Since joining in 1959, Austria has never stopped contributing to CERN. Associated in bygone days with the UA1 experiment at the SPS, where the W and Z bosons were discovered, and later with LEP’s DELPHI experiment, which helped to put the Standard Model on a solid footing, today hundreds of Austrian scientists contribute to CERN’s experimental programme, and its institutes participate in ALICE, ATLAS, CMS and in experiments at the Antiproton Decelerator. Two of the laboratory’s directors, Willibald Jentschke and Victor Frederick Weisskopf, were born in Austria.
To celebrate the 60th anniversary of Austria’s membership, the public were invited to “Meet the Universe” during a series of exhibitions and public events from 5–12 September, organised by the Institute of High Energy Physics (HEPHY) of the Austrian Academy of Sciences. CERN Director-General Fabiola Gianotti opened proceedings by discussing the role of particle colliders as tools for exploration. The following day, 2017 Nobel Prize winner Barry Barish presented his vision for gravitational-wave detectors and the dawn of multi-messenger astronomy. The programme continued with public lectures by Jon Butterworth of University College London, presenting the various experimental paths that could reveal hints for new physics, and Christoph Schwanda of HEPHY discussing the matter–antimatter asymmetry in the universe.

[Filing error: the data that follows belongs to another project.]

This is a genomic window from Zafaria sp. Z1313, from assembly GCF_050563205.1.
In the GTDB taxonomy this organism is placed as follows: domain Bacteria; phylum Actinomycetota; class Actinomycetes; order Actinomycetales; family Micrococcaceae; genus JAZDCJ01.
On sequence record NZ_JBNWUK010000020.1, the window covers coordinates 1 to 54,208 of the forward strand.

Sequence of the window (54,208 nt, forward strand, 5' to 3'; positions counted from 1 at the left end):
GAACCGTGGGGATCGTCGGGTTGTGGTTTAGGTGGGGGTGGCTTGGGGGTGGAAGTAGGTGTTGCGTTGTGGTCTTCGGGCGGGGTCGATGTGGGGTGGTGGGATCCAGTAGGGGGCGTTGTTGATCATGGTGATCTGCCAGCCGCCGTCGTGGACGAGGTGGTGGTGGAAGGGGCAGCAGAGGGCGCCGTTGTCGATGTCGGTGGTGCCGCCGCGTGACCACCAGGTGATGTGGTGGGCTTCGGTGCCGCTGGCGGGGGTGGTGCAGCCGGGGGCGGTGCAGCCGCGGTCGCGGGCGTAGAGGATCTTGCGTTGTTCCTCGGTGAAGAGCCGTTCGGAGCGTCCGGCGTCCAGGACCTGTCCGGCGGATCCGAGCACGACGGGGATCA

“We’d like to celebrate this important anniversary and continue to contribute to this long-term endeavour together with the other countries that participate in CERN’s research programme,” said Manfred Krammer, both of HEPHY and head of CERN’s experimental physics department.
The long-standing relationship with CERN has offered broad benefits to the Austrian scientific community, a noticeable example being the Vienna Conference on Instrumentation, and since 1993 the Austrian doctoral programme, which has now trained more than 200 participants, has been fully integrated with CERN’s PhD programme. Today, Austria’s collaboration with CERN extends far beyond particle physics. Business incubation centres were launched in Austria in 2015, and the MedAustron advanced hadron-therapy centre (CERN Courier September/October 2019 p10), which was developed in collaboration with CERN, is among the world’s leading medical research facilities.
“CERN is the place to push the frontiers, and scientists from Austria will contribute to make the next steps towards the unknown,” said HEPHY director Jochen Schieck.